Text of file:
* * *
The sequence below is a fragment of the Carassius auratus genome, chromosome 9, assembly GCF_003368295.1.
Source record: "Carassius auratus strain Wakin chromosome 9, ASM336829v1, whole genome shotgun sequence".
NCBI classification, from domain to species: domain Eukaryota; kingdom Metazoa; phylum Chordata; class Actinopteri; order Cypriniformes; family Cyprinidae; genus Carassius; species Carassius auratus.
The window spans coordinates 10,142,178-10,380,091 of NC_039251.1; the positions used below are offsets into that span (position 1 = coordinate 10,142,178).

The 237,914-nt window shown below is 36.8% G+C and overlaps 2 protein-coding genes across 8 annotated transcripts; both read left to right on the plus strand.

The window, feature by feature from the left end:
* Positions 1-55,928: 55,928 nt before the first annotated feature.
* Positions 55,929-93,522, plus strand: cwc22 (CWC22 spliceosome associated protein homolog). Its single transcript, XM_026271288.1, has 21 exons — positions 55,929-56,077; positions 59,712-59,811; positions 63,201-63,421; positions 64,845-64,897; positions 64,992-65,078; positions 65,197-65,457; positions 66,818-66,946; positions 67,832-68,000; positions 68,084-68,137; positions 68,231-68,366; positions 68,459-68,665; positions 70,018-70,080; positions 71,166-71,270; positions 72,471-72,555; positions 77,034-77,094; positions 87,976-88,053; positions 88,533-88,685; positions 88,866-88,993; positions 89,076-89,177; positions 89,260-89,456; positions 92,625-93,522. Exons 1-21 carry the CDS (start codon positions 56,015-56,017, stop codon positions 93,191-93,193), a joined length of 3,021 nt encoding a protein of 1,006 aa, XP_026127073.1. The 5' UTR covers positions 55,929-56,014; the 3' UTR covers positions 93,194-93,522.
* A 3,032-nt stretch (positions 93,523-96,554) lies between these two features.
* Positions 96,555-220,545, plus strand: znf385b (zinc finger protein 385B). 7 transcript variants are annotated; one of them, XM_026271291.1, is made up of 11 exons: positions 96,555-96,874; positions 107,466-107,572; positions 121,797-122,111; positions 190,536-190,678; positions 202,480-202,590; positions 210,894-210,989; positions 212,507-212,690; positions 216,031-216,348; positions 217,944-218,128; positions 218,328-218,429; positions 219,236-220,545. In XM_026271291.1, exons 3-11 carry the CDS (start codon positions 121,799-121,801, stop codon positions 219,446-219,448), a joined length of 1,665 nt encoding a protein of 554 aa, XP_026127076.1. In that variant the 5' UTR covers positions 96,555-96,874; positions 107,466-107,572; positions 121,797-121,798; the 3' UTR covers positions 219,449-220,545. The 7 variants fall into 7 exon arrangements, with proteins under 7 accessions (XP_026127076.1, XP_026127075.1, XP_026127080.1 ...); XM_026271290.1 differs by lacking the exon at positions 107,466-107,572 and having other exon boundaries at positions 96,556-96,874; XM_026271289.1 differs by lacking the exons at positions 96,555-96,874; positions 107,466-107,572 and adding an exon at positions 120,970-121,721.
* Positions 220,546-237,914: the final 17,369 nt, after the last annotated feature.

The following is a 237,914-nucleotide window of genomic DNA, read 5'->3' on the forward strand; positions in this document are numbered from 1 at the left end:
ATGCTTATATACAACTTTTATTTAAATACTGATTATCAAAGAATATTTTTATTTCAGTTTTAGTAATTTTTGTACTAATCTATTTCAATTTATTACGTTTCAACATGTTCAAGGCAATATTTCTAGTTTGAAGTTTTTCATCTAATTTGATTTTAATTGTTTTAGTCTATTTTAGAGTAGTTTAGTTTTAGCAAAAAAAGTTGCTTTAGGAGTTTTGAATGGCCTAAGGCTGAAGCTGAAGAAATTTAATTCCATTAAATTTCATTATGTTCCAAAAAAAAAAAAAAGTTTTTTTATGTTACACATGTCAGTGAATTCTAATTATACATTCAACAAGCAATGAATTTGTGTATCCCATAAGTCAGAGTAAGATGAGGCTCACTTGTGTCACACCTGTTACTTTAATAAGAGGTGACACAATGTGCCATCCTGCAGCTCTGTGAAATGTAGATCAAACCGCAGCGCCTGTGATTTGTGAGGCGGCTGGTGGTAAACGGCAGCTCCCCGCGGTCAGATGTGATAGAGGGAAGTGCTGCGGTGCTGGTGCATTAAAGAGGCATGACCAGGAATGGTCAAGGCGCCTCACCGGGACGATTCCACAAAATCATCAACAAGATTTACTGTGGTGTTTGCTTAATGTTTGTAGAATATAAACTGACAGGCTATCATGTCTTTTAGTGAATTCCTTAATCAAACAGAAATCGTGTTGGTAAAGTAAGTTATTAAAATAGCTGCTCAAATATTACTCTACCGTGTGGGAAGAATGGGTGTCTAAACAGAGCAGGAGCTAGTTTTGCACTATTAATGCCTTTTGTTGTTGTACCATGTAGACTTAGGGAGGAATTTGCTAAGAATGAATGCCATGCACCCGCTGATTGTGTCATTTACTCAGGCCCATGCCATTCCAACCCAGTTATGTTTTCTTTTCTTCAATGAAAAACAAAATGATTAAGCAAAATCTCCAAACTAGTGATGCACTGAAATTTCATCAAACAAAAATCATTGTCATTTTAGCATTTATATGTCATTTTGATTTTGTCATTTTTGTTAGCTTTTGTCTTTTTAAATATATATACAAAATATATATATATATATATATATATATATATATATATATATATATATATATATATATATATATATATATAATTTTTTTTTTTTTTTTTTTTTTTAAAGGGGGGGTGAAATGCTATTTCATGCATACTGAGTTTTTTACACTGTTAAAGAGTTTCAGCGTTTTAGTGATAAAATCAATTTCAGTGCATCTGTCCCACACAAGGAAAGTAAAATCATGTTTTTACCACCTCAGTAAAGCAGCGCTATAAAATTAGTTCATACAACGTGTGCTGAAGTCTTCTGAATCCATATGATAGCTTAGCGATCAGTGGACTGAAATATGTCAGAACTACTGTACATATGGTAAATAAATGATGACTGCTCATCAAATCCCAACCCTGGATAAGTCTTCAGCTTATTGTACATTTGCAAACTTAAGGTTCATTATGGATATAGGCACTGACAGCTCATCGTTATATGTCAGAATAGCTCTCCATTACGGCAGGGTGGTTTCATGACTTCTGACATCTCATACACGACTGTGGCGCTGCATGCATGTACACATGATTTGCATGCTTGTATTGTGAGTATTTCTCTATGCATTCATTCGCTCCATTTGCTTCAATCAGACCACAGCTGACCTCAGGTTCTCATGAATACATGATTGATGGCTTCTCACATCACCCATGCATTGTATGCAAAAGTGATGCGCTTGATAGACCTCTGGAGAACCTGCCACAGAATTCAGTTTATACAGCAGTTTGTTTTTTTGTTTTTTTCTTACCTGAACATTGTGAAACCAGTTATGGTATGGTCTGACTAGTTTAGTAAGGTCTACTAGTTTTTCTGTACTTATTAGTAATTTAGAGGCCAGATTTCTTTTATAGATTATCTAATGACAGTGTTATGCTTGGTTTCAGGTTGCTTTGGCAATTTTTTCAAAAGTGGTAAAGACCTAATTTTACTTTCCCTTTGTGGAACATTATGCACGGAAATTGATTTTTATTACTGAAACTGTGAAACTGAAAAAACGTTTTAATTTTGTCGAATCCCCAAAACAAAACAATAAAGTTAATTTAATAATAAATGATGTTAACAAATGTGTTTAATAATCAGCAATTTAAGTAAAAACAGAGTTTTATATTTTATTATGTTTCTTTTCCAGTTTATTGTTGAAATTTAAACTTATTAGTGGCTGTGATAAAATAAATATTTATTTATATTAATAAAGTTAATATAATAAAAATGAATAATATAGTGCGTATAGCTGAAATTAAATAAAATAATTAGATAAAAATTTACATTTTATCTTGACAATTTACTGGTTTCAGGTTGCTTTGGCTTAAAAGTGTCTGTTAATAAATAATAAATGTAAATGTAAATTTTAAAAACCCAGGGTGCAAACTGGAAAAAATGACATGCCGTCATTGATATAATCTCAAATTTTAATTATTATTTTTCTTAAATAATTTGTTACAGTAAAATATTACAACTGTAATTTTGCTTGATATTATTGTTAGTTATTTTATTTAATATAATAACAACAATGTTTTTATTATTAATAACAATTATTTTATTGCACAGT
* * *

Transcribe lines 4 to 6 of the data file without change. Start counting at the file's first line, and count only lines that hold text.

The window spans coordinates 10,142,178-10,380,091 of NC_039251.1; the positions used below are offsets into that span (position 1 = coordinate 10,142,178).

The 237,914-nt window shown below is 36.8% G+C and overlaps 2 protein-coding genes across 8 annotated transcripts; both read left to right on the plus strand.

The window, feature by feature from the left end: